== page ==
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The Effects of Vaginal Gestrinone with Histone Deacetylase Inhibitors on Endometriosis-Related Pain and Endometrial Proliferation - A Short Study

  H Maia Jr1*      C Haddad1      W Saback Junior2   

1Instituto da Mulher, Itaigara Memorial Day Hospital, Salvador, Bahia, Brazil
2Department of Life Sciences, State University of Bahia (UNEB), Salvador, Bahia, Brazil

*Corresponding author: H Maia Jr, Instituto da Mulher, Itaigara Memorial Day Hospital, Salvador, Bahia, Brazil, E-mail:


Objective: The present study was designed to investigate the effects of valproic acid or resveratrol, together with vitamin D3 (VITD3) in Pentravan® (PTV) administered vaginally, on deep endometriosis-associated pain in patients undergoing treatment with gestrinone.

Material and methods: This was an open study involving 30 patients with deep endometriosis and pelvic pain unresponsive to previous progestin-based treatment. Pain was assessed at the initial visit and after the first and third months of treatment using a visual analog scale that graded pain from 0 to 10. Hysteroscopy with endometrial biopsy (n=21) was performed at baseline and after the first treatment month to determine aromatase expression by immunohistochemistry. Patients were divided into three groups. Patients in Group I (n=16) were treated for 6 months with vaginal gestrinone (GTN) (5 mg/ml) twice weekly together with pycnogenol (100 mg) and silymarin (400 mg) administered orally once a day. In Group II (n=8), patients received the same treatment together with vaginal resveratrol (100 mg/ml) and vitamin D3 (5000 U/ml) administered daily. Patients in Group III (n=9) were treated with gestrinone together vaginal valproic acid (VPA) (250 mg) administered daily. All vaginal medications were prepared in Pentravan®.

Results: There was a significant decrease in the mean pain score of patients in Group I from 9 at baseline to 3 after the first month of treatment. In Groups II and III, on the other hand, the pain score decreased from a mean of 9 to a mean of 1, a significantly greater decrease than that achieved in Group I (p=0.01). Although the reduction in pain was significant in all the groups, after the first month of treatment it was much greater in the groups treated simultaneously with histone deacetylase (HDAC) inhibitors. By the third month of treatment, all patients in all three groups were amenorrheic and pain-free, with no difference between the groups. After the first treatment month, aromatase expression remained positive in the endometrium of 8/10 women (80%) in Group I compared to only 1/8 (12%) in Group II (p=0.006) and 2/3 (66%) in Group III (p=0.04 compared to Group II but not significantly different from Group I).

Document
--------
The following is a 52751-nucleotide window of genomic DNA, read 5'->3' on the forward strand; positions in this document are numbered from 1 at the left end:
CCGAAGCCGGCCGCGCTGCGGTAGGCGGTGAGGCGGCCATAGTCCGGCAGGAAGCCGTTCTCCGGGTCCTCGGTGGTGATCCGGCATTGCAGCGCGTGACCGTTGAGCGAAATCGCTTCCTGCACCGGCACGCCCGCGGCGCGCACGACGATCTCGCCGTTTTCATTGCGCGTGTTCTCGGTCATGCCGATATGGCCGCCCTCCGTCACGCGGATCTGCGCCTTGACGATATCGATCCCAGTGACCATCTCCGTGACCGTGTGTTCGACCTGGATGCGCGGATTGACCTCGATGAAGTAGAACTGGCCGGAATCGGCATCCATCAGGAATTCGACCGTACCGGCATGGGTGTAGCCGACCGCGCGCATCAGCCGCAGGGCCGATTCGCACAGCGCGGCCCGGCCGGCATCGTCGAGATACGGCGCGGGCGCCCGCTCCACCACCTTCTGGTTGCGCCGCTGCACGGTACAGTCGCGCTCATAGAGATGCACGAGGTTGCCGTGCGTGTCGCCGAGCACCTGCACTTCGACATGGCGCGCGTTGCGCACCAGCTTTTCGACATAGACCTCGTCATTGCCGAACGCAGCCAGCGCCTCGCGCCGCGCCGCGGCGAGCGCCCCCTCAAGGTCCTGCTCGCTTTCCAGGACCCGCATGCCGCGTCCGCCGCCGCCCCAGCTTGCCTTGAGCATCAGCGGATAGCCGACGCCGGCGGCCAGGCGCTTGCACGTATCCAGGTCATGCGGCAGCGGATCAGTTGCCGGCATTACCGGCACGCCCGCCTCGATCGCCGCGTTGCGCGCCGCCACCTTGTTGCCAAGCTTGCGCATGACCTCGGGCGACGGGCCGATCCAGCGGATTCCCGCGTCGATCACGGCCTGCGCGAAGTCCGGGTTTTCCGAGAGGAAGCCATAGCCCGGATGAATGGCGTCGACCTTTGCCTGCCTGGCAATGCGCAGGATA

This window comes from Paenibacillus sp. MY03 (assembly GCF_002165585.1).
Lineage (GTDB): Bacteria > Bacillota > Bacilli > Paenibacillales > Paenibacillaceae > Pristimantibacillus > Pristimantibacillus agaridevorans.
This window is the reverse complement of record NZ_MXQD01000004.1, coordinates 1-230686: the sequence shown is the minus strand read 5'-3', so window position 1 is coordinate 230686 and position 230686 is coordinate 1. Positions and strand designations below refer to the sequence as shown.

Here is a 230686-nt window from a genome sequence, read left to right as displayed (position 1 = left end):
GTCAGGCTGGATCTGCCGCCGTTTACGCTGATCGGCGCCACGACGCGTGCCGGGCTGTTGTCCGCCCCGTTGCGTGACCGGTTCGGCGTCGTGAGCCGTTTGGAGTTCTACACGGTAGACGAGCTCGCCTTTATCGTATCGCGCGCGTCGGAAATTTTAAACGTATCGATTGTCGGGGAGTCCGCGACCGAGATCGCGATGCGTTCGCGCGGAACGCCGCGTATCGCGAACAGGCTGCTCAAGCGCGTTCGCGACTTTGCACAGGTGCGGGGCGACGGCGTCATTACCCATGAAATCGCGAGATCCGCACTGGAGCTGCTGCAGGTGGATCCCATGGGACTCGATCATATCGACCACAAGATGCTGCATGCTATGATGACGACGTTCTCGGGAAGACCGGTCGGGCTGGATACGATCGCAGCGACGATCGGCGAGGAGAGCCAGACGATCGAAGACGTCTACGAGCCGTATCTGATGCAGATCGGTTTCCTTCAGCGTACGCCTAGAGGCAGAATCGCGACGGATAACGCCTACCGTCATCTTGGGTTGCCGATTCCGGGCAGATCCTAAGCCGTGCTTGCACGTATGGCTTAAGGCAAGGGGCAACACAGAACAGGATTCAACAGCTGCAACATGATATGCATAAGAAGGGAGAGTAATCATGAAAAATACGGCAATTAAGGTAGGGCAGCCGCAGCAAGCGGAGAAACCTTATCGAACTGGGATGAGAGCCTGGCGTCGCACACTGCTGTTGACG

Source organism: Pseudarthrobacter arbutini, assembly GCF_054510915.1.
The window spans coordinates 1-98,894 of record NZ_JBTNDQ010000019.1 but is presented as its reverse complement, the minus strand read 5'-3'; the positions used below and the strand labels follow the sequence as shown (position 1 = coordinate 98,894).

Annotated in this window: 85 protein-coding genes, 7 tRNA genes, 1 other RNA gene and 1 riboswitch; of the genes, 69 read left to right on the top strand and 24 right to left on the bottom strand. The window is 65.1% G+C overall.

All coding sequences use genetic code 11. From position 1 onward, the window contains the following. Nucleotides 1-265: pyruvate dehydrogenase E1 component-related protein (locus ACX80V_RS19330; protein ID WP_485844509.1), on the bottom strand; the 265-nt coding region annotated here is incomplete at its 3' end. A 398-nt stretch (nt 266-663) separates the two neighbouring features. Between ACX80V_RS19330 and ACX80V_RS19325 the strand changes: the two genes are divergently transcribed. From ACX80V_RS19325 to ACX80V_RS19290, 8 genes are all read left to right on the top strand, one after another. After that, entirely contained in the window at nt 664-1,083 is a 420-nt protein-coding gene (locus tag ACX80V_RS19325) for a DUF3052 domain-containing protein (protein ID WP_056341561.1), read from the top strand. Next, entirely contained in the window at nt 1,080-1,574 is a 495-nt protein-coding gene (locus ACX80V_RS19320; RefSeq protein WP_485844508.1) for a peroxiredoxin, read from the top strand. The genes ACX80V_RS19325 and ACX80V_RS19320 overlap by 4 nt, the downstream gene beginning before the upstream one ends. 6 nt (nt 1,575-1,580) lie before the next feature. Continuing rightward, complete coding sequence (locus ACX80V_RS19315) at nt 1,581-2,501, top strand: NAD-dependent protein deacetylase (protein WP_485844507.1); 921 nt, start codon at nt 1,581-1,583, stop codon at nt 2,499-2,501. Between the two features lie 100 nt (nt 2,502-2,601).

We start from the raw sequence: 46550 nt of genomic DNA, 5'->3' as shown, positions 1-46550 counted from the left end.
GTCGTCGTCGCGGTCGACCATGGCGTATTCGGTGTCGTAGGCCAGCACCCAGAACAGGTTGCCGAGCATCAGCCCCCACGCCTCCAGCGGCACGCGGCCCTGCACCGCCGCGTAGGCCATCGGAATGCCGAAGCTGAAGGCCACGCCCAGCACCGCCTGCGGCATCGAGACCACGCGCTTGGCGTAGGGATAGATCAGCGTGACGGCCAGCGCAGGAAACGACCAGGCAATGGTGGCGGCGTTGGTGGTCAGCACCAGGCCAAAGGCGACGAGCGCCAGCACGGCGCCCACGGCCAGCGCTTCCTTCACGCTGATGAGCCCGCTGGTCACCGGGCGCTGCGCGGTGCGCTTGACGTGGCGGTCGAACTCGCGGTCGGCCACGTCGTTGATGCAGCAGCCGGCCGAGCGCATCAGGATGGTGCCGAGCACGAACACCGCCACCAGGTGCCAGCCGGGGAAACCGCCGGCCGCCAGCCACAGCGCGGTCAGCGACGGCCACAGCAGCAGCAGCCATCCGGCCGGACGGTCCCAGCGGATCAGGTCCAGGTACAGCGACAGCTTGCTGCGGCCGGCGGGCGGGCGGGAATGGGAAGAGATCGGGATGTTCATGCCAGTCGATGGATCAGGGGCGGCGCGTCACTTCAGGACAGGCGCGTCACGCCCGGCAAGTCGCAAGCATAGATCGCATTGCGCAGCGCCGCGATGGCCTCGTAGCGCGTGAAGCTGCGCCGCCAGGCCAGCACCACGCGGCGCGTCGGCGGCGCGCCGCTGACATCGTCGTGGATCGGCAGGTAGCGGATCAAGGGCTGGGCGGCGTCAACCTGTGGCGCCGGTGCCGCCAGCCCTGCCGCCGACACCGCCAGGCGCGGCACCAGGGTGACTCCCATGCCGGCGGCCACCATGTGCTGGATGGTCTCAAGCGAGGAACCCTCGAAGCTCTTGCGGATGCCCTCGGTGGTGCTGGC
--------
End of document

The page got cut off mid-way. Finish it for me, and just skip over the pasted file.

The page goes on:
Conclusion: The use of HDAC inhibitors in Pentravan® potentiated the pain-relieving effects of gestrinone in patients with deep endometriosis in the first month of treatment; however, this difference disappeared in the subsequent months. This suggests that if much faster pain relief were desired in cases of deep endometriosis, then combining vaginal gestrinone with an HDAC inhibitor would be preferable to using gestrinone alone. The combined use of gestrinone with epigenetic drugs is a novel and highly effective treatment for deep endometriosis-related pain.